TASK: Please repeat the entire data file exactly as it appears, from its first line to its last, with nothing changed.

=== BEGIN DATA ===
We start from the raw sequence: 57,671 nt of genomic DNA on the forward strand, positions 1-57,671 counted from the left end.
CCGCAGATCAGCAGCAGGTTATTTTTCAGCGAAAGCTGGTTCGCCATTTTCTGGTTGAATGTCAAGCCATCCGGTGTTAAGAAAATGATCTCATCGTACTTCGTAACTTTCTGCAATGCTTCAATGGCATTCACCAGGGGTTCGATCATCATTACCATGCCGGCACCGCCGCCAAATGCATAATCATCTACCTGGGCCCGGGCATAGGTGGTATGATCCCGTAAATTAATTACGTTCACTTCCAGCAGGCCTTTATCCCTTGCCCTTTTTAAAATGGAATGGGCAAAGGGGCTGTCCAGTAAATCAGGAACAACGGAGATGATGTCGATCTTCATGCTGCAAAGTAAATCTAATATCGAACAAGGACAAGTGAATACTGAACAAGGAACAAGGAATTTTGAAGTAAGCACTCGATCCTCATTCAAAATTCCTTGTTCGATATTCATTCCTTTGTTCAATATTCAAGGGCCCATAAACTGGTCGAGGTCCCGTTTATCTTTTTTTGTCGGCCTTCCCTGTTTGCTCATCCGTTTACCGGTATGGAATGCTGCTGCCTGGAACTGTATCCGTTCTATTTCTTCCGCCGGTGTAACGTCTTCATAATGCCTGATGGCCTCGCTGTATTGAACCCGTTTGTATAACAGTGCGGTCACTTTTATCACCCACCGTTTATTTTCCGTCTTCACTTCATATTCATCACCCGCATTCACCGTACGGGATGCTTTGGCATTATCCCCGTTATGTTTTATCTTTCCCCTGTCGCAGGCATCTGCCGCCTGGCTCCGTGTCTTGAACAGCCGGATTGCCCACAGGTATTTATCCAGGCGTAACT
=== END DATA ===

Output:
We start from the raw sequence: 57,671 nt of genomic DNA on the forward strand, positions 1-57,671 counted from the left end.
CCGCAGATCAGCAGCAGGTTATTTTTCAGCGAAAGCTGGTTCGCCATTTTCTGGTTGAATGTCAAGCCATCCGGTGTTAAGAAAATGATCTCATCGTACTTCGTAACTTTCTGCAATGCTTCAATGGCATTCACCAGGGGTTCGATCATCATTACCATGCCGGCACCGCCGCCAAATGCATAATCATCTACCTGGGCCCGGGCATAGGTGGTATGATCCCGTAAATTAATTACGTTCACTTCCAGCAGGCCTTTATCCCTTGCCCTTTTTAAAATGGAATGGGCAAAGGGGCTGTCCAGTAAATCAGGAACAACGGAGATGATGTCGATCTTCATGCTGCAAAGTAAATCTAATATCGAACAAGGACAAGTGAATACTGAACAAGGAACAAGGAATTTTGAAGTAAGCACTCGATCCTCATTCAAAATTCCTTGTTCGATATTCATTCCTTTGTTCAATATTCAAGGGCCCATAAACTGGTCGAGGTCCCGTTTATCTTTTTTTGTCGGCCTTCCCTGTTTGCTCATCCGTTTACCGGTATGGAATGCTGCTGCCTGGAACTGTATCCGTTCTATTTCTTCCGCCGGTGTAACGTCTTCATAATGCCTGATGGCCTCGCTGTATTGAACCCGTTTGTATAACAGTGCGGTCACTTTTATCACCCACCGTTTATTTTCCGTCTTCACTTCATATTCATCACCCGCATTCACCGTACGGGATGCTTTGGCATTATCCCCGTTATGTTTTATCTTTCCCCTGTCGCAGGCATCTGCCGCCTGGCTCCGTGTCTTGAACAGCCGGATTGCCCACAGGTATTTATCCAGGCGTAACT